The Politics of Authenticity in Presidential Campaigns, 1976–2008

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About the Book

“Authenticity,” the dominant cultural value of the baby boom generation, became central to presidential campaigns in the late 20th century. Beginning in 1976, Americans elected six presidents whose campaigns represented evolving standards of authenticity. Interacting with the media and their publics, these successful presidential candidates structured their campaigns around projecting “authentic” images and connecting with voters as “one of us.” In the process, they rewrote the political playbook, redefined “presidentiality,” and changed the terms of the national political discourse. This book is predicated on the assumption that it is worth knowing why.

About the Author(s)

Erica J. Seifert is a senior associate at Greenberg Quinlan Rosner, a public opinion consulting firm in Washington, D.C.1She has conducted research for Democracy Corps, and also for National Public Radio, the Los Angeles Times, Women’s Voices Women Vote, the Campaign for America’s Future, and the Public Campaign Action Fund. She lives in Rockville, Maryland.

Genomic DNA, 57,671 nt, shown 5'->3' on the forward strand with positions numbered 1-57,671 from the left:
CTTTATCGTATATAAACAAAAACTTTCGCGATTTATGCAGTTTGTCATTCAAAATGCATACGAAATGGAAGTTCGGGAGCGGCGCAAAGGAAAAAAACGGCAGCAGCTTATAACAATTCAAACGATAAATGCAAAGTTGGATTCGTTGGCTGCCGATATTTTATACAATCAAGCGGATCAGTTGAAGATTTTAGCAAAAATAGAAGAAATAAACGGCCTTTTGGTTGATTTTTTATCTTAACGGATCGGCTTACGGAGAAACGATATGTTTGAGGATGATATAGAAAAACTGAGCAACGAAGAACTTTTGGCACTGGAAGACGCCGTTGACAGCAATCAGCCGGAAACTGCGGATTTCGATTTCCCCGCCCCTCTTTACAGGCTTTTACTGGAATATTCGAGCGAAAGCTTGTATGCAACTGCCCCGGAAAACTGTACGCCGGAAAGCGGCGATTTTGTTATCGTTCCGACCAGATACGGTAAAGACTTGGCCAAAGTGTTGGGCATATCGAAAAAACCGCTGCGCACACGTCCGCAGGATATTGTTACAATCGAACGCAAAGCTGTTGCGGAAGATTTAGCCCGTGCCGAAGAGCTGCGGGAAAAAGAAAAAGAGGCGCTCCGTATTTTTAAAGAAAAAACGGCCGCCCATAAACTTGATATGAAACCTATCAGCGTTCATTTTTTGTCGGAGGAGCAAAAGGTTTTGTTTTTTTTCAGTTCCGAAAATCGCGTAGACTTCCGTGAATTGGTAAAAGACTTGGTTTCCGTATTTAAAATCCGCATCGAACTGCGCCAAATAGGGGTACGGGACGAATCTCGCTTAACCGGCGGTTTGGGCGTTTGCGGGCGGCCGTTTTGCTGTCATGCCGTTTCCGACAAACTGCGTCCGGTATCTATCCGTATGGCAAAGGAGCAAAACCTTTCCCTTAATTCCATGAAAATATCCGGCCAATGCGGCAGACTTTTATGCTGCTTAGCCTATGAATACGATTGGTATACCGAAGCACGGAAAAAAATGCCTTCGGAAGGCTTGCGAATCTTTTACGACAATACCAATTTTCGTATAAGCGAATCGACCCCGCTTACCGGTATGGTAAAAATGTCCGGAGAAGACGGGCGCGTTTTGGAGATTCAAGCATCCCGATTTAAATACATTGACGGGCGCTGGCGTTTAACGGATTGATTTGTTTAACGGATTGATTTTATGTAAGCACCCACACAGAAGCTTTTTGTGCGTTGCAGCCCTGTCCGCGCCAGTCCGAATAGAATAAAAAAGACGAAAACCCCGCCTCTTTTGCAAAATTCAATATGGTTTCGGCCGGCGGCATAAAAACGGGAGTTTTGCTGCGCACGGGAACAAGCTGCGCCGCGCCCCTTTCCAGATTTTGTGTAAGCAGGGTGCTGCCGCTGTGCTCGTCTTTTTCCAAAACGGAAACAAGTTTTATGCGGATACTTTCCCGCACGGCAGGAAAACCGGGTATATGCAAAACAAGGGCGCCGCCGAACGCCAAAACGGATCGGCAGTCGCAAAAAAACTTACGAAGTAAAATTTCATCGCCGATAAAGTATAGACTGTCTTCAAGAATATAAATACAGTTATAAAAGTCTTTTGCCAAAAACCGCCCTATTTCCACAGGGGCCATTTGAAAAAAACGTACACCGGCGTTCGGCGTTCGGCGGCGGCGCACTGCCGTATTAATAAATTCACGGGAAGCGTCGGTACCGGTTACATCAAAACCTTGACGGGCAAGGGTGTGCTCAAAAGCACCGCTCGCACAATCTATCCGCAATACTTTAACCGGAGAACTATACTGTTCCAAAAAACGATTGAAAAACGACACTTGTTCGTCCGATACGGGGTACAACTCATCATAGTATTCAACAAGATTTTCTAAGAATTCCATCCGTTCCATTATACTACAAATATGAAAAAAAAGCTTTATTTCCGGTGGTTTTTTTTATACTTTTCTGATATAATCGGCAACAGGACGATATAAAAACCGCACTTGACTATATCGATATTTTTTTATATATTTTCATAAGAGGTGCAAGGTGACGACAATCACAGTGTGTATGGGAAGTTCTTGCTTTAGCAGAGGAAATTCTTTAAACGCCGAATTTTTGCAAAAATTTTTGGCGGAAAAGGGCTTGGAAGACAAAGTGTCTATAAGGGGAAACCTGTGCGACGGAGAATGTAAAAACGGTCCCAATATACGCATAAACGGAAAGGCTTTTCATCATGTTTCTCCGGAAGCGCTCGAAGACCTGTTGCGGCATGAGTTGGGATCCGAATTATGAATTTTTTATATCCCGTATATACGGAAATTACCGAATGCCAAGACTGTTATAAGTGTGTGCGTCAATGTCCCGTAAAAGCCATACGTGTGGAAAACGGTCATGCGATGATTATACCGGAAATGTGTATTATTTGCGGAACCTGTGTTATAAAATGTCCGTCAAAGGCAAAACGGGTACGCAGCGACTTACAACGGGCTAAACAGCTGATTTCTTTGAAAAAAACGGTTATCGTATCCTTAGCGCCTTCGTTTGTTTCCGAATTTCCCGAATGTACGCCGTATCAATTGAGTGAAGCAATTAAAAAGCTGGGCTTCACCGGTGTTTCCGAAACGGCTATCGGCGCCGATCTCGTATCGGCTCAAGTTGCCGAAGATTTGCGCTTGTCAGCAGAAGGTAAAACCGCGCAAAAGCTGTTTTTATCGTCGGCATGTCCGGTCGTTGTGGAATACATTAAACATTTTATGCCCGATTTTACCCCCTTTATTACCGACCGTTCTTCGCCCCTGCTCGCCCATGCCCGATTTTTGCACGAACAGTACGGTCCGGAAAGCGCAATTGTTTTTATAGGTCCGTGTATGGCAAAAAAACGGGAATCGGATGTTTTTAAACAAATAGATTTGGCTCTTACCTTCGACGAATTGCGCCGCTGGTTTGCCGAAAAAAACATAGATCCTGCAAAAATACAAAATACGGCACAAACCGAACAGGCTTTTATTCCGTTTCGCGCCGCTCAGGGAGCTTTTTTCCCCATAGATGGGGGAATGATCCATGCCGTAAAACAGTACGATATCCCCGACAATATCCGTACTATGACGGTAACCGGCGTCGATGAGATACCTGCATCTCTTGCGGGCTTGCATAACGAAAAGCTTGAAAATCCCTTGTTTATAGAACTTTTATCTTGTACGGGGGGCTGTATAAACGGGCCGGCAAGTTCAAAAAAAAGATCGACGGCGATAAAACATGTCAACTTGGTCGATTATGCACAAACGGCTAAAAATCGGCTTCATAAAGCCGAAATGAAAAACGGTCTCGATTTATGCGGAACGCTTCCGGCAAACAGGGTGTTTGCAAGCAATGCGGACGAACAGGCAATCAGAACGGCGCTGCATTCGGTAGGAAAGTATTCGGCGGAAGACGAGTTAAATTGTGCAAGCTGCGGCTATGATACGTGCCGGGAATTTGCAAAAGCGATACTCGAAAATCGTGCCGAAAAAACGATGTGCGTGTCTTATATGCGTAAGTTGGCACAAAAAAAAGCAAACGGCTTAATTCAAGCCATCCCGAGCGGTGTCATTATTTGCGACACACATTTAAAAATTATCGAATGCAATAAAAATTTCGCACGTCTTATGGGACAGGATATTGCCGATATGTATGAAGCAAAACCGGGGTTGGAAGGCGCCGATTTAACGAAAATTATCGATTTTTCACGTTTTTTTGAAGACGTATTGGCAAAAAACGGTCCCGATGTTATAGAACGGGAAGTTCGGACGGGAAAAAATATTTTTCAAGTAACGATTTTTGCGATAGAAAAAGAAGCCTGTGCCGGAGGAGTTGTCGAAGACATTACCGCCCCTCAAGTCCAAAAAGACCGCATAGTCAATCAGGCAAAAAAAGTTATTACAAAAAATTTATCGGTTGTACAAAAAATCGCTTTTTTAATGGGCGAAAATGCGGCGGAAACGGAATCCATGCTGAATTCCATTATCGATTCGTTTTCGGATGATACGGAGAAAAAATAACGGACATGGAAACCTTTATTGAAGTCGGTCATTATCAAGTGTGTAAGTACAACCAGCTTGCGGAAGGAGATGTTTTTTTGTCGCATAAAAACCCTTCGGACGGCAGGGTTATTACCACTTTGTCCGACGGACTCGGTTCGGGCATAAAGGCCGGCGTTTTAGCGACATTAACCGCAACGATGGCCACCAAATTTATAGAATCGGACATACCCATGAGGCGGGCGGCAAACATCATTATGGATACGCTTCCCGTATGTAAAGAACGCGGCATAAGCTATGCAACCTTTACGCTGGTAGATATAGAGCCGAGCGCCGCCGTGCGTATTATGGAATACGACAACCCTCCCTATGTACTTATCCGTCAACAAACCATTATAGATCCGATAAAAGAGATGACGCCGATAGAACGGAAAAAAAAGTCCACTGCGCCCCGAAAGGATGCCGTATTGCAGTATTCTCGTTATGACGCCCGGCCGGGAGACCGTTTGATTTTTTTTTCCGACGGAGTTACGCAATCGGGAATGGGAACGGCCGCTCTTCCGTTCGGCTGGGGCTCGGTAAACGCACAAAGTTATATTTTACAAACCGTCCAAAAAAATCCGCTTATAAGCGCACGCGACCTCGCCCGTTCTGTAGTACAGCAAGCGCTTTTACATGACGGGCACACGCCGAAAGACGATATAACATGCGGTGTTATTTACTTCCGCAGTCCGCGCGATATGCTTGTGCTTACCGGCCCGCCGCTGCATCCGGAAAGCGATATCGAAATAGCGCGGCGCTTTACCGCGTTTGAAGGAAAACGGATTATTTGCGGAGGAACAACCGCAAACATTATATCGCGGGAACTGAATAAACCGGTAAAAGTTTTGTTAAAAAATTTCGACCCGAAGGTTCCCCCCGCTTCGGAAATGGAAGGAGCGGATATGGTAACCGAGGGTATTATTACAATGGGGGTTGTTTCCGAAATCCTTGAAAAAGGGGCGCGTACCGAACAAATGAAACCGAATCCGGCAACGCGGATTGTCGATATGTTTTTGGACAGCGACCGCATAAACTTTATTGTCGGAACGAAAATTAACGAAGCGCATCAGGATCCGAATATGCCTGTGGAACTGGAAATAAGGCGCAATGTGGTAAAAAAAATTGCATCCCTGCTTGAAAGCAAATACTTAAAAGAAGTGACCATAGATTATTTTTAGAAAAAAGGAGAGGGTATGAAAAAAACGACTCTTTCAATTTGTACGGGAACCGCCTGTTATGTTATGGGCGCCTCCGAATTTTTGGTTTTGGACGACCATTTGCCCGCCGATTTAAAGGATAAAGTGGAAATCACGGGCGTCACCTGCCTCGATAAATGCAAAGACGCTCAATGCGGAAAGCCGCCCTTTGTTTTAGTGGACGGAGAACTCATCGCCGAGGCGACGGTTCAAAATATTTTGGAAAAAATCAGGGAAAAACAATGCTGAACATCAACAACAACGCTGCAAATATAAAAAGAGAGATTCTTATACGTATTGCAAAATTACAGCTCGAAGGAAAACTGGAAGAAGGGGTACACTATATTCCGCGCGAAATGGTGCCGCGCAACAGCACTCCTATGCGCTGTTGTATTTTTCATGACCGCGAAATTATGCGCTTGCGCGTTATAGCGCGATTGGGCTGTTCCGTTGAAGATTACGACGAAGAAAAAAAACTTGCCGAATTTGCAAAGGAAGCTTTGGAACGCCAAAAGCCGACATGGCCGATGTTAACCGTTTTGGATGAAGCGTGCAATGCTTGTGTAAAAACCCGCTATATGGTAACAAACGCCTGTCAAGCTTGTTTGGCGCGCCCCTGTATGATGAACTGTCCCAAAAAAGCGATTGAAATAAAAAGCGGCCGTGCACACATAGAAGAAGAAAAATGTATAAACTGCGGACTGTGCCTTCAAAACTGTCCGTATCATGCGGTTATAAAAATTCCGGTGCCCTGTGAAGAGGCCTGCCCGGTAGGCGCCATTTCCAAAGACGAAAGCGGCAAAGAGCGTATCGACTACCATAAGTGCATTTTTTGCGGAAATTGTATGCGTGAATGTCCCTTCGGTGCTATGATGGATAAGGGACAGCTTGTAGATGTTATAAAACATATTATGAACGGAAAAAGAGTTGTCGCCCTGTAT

Bibliographic Details

Erica J. Seifert
Format: softcover (6 x 9)
Pages: 271
Bibliographic Info: notes, bibliography, index
Copyright Date: 2012
pISBN: 978-0-7864-6996-3
eISBN: 978-0-7864-9109-4
Imprint: McFarland

Table of Contents

Acknowledgments      vii

Preface      1

Note on Sources      9

Introduction      15

1. People Just Like Us: 1976      37

2. There You Go Again…: 1980      58

3. Morning in America: 1984      79

4. Belgian Endives, Quiche Out of a Can: 1988      101

5. The Man from Hope: 1992      126

6. In the Kitchen with Bill: 1996      150

7. Hanging Chad: 2000      171

8. Flip- Flopping: 2004      193

Conclusion      207

Chapter Notes      211

Bibliography      245

Index      259

Book Reviews & Awards

“Recommended”—Choice; “explores how the concept of authenticity became central to presidential campaigns…Seifert makes a good case for the idea that controlling how people relate to candidates might be the surest way to win votes and is more important than economic policies and international diplomacy”—Library Journal; “well researched and notated”—Reference & Research Book News.